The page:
My work requires me to walk, fish, hunt, canoe, spy on birds, explore swamps, pick mushrooms and berries, and lie back and watch clouds. Tough work, I know. Now and then, I scribble stray thoughts and observations in pocket notebooks. Over the years, they’ve piled up. Here are some from recent autumns in northern Michigan:
Sept. 21 — Suddenly, summer is gone. Air crisp and cold, sky a hard blue, wind persistent from the north. We might have a few more warm days, but we know this is it; there’s no going back, time is running downhill and accelerating. At the bottom waits — well, everyone knows what’s waiting.
Sept. 30 — Last day of trout season. Rain. I’m content to let the season end. But late afternoon, the rain stopped, and I threw my gear in the car and hurried to the river to fish the spillway pool. Third or fourth cast caught a 15-inch brown. Beautiful thick-bodied fish with rich, deep, butter-and-oak-leaf sides and vivid red spots. Brown trout and woodcock are the exact colors of autumn.
Oct. 1 — Driving near Frederick on our way to Tom’s cabin in Atlanta, Tom and I saw two enormous bull elk sparring. First, they faced each other, lowered their heads and touched antlers almost politely, as if they were fencers about to begin a match. And then they got down to business.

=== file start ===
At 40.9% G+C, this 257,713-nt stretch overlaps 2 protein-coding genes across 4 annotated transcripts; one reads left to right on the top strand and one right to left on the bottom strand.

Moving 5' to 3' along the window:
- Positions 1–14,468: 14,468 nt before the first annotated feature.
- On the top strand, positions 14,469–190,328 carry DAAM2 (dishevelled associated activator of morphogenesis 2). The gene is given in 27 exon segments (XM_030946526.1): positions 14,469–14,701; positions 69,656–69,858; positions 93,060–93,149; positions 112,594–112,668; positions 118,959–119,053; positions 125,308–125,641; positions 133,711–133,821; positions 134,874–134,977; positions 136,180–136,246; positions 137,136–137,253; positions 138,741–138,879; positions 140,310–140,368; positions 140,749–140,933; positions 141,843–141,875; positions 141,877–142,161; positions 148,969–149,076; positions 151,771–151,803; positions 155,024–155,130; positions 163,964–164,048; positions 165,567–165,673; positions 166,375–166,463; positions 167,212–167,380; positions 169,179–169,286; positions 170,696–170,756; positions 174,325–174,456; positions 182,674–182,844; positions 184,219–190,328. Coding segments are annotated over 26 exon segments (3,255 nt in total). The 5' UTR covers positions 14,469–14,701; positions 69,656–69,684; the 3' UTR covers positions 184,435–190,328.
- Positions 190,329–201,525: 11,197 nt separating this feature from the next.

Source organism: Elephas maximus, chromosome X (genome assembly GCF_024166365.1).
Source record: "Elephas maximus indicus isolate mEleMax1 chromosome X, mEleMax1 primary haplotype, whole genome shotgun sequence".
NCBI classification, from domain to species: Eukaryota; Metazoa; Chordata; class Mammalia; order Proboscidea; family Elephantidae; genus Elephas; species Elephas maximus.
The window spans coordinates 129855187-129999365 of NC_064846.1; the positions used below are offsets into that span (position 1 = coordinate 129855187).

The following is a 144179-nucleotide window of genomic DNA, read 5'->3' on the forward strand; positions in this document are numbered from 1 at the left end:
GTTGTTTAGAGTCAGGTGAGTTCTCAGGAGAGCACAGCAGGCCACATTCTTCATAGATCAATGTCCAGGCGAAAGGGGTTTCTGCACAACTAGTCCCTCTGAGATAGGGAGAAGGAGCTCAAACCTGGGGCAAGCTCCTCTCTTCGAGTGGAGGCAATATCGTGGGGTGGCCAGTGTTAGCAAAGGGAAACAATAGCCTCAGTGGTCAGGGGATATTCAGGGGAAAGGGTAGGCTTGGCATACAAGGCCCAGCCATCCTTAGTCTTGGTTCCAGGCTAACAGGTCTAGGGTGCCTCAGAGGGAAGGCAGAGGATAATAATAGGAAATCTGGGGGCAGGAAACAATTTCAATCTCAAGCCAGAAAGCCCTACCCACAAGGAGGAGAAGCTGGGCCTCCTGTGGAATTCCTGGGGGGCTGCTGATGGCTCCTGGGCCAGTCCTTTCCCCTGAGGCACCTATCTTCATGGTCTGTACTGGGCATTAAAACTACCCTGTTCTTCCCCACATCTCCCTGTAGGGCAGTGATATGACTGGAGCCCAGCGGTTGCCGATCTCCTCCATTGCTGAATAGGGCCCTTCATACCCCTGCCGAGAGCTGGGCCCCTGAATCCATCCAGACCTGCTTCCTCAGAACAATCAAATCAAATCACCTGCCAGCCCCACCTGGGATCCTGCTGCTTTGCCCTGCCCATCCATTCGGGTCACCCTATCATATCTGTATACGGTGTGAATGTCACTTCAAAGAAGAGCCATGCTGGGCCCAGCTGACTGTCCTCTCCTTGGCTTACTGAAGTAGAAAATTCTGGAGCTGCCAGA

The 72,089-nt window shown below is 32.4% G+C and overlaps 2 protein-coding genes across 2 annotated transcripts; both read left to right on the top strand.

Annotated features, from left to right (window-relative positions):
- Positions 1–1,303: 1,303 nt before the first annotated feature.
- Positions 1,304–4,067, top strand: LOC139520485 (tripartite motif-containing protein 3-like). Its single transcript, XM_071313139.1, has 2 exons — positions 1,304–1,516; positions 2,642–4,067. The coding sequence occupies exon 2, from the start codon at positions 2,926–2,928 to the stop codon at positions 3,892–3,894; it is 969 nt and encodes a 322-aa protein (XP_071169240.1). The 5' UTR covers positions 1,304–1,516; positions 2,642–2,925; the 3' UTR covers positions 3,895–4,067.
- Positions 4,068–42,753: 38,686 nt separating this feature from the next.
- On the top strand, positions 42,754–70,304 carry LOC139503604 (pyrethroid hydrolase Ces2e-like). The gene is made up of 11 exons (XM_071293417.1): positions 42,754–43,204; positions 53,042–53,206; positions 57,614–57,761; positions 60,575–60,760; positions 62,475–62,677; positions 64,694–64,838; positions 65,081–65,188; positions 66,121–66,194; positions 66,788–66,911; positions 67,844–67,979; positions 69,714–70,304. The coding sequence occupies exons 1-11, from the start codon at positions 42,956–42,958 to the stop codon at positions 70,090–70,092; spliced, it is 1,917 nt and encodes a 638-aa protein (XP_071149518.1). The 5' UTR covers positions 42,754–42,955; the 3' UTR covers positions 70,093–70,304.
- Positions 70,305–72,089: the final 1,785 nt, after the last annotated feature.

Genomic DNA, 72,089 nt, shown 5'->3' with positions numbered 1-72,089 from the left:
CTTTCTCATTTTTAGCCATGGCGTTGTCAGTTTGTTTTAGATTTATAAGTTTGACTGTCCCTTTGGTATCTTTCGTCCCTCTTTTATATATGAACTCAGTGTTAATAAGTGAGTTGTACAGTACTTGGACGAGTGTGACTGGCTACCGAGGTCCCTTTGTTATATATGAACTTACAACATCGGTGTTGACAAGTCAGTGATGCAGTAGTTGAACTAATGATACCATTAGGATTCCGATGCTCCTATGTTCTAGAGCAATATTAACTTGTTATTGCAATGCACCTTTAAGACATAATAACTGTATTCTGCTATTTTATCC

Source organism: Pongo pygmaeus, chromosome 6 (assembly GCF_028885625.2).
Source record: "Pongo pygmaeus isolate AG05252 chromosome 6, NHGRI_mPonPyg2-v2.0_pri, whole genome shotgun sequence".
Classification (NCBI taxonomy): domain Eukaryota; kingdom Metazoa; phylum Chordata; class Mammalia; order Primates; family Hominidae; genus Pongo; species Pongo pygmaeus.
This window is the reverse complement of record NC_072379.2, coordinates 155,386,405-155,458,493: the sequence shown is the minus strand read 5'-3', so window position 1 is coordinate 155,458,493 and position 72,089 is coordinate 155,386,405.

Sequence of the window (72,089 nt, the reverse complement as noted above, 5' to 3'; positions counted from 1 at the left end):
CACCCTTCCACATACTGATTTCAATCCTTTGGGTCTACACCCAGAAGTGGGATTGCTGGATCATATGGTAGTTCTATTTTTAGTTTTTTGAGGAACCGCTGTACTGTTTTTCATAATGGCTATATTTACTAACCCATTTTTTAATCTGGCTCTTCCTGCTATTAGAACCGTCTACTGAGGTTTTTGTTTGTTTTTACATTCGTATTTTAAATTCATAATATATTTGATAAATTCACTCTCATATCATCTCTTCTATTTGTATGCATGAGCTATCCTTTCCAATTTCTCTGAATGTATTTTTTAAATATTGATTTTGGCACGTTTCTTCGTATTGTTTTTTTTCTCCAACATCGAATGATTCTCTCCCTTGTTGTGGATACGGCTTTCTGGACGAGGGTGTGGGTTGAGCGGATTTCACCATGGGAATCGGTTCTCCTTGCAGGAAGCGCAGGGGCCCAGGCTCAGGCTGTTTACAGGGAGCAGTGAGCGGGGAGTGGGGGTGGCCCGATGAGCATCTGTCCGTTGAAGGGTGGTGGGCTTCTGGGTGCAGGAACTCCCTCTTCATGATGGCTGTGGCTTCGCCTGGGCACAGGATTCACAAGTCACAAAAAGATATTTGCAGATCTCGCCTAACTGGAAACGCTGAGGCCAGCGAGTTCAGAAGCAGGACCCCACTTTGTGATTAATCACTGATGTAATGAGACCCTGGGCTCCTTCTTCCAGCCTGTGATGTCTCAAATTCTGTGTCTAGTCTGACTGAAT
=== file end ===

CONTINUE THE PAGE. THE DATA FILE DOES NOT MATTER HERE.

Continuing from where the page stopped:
Oct. 12 — Bird camp, Lake Gogebic. In the aspen woods, the leaves are falling, shaken loose by last night’s rain. The ground is a yellow mosaic. Now another rattle of rain knocking down more leaves. These autumn rains are always the same: frequent, blown on the wind; and in 10 minutes, they’re over.
Oct. 12 — Driving Marquette County two-tracks with Norris, we suddenly had a long view of wooded hills brilliant with autumn colors. Norris said, “I love October. It’s so damned arrogant.”
Oct. 19 — Split and stacked firewood. A dusting of dry snow on the ground, air cold enough to burn my ears. While I worked, the dog ran around me carrying a chunk of maple in her mouth. Like a 4-year-old kid swinging a toy hammer while her dad works on the house.
Took a walk in the field and watched broad-wings and sharp-shins soaring high overhead, drifting south.
Nov. 1 — Cold wind, scudding clouds, rain running down the windows. When the rain stopped, I walked to Martha’s woods. Then more rain, mixed with snow. In the woods, the gusts were so strong I expected trees to topple. Leaves flinging past and striking the ground with a wet sound. I turned and hurried home. Fire in the fireplace, winter coats and mittens standing by — I’m ready for it and not ready for it.
Nov. 16 — The cold has settled in like guests who show up at the door uninvited, carrying many suitcases, and make themselves at home. “We’ll take the upstairs bedroom,” they announce. “What’s for dinner?”
Dec. 1 — Deer season over, venison in the freezer a gift from Tim. Three inches of snow last night. Hiked this morning with Gail to the top of the hill and stood for a long time looking over the landscape: lakes and ponds, vineyards, rolling wooded hills bare of leaves, all transformed by the snow. The first good snow of the season has changed everything. The sudden blink to whiteness, the whitewash covering autumn’s colors, the monochromatic strangeness — it makes the familiar utterly unfamiliar. It’s as if we’re seeing the world for the first time.
Jerry Dennis and Glenn Wolff have been collaborating with their art and words for nearly 30 years. See more of their work at bigmaplepress.com.